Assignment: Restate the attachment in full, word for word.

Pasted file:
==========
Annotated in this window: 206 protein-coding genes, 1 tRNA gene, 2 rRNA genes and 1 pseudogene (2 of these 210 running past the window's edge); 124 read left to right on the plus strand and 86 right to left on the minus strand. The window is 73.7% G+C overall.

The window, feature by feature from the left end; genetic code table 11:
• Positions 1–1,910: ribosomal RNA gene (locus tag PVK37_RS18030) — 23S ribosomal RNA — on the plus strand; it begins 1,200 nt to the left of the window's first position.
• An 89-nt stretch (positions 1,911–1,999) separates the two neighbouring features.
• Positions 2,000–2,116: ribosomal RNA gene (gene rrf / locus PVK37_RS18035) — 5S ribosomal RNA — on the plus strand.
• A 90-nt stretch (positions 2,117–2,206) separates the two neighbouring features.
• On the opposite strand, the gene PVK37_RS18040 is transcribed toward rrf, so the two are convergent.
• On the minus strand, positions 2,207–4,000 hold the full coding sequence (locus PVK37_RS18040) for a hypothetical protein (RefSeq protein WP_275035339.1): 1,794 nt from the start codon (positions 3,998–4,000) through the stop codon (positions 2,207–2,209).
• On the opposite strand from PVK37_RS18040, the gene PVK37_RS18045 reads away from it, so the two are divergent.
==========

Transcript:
Annotated in this window: 206 protein-coding genes, 1 tRNA gene, 2 rRNA genes and 1 pseudogene (2 of these 210 running past the window's edge); 124 read left to right on the plus strand and 86 right to left on the minus strand. The window is 73.7% G+C overall.

The window, feature by feature from the left end; genetic code table 11:
• Positions 1–1,910: ribosomal RNA gene (locus tag PVK37_RS18030) — 23S ribosomal RNA — on the plus strand; it begins 1,200 nt to the left of the window's first position.
• An 89-nt stretch (positions 1,911–1,999) separates the two neighbouring features.
• Positions 2,000–2,116: ribosomal RNA gene (gene rrf / locus PVK37_RS18035) — 5S ribosomal RNA — on the plus strand.
• A 90-nt stretch (positions 2,117–2,206) separates the two neighbouring features.
• On the opposite strand, the gene PVK37_RS18040 is transcribed toward rrf, so the two are convergent.
• On the minus strand, positions 2,207–4,000 hold the full coding sequence (locus PVK37_RS18040) for a hypothetical protein (RefSeq protein WP_275035339.1): 1,794 nt from the start codon (positions 3,998–4,000) through the stop codon (positions 2,207–2,209).
• On the opposite strand from PVK37_RS18040, the gene PVK37_RS18045 reads away from it, so the two are divergent.